UML Pinup Calendar

Christmas is around the corner, so YOU NEED THIS:
Don't forget to create your own profile and apply stereotypes to your calendar. If you are unhappy about the price tag, leave a comment. I am sure we can strike a deal so that you get a useful gift for your beloved ones (boss, colleague, wife, girlfriend...). 

Monday, July 27, 2009

Dark Factory of Mass Production

This weekend I had been on a flea market strolling about and buying books for a bargain. For my own amusement I usually drop by at the section with the kid stalls (they usually get some space for free and do not have to pay a fee). I purchased this Yu-Gi-Oh! card, which I think is a nice example of early IT education (though most of the customers will not be aware of that - yet).
I like that the factory constructs two monsters (thus emphasing the value of factories to create families of objects). I wonder if Yu-Gi-OH! also knows a Builder pattern card? I also like that the factory is called "dark". It stresses the overuse of factories in the realm of testing, where languages such as java, would very often allow us to avoid factories and use mock objects instead (though many mock object framework encourage you to use interfaces for mocking one can easily mock classes too, thus avoiding unnecessary factory code).

Thursday, July 2, 2009

Operating manual for spaceship earth

I am currently reading the book Operating manual for spaceship Earth by Buckminster Fuller. I stumpled across a quote just at the beginning which relates very much to my approach of doing consulting (in the area of systems analysis):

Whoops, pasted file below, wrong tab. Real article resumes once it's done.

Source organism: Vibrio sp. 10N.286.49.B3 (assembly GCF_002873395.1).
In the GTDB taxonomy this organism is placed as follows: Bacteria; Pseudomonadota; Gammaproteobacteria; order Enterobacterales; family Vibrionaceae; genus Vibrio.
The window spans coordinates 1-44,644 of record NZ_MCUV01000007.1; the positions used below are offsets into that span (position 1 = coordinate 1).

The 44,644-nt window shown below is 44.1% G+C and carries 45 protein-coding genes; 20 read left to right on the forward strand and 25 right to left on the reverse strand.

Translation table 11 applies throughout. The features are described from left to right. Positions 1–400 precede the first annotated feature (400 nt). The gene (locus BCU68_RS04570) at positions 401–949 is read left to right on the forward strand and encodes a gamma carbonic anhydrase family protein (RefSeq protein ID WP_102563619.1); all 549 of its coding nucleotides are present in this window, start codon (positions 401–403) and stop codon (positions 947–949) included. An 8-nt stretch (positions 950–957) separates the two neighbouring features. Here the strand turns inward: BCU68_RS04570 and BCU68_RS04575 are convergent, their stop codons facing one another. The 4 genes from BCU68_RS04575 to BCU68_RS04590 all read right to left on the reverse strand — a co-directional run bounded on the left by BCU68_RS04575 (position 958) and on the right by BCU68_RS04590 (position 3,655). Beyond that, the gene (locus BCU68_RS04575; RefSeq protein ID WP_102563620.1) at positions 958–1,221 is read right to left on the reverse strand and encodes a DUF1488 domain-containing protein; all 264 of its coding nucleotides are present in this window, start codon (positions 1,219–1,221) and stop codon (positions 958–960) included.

Wednesday, May 27, 2009

About to provide a new snapshot release for components4oaw

Good news, we are about to release a new snapshot release for the adapter to Enterprise Architect and openArchitectureWare.

Ueli is working on new features for statemachines. I do the release management (getting angry with maven as usual). I still have to work on switching to a normal eclipse update site and hope to manage the transition soon. For news on the release check here on the blog or have a look at components4oaw. I hope I will be done by this weekend and you can change to a pre-release of version 1.7.0

By the way: we are always very grateful for feature requests and bug reports.

Friday, May 15, 2009

9 reasons why offshoring projects are bound to fail

If there is an economic turn-down or crisis at the moment, it will surely do one thing: foster interest in offshoring projects for all the wrong reasons. Reason number one, being the desire to cut down software development costs. After the first wave of offshoring projects and the lessons learned by many, I think it is time to highlight again the reasons for failure in blue eyed decisions for offshoring. From 2000-2003 I had been in Bangalore, India and led a development centre for a German client. The impressions listed below are based on this subjective experience and talk to friends and IT developers I meet as a consultant for IT companies. Many of the reasons have been told before, but I have the feeling that they cannot be told to often.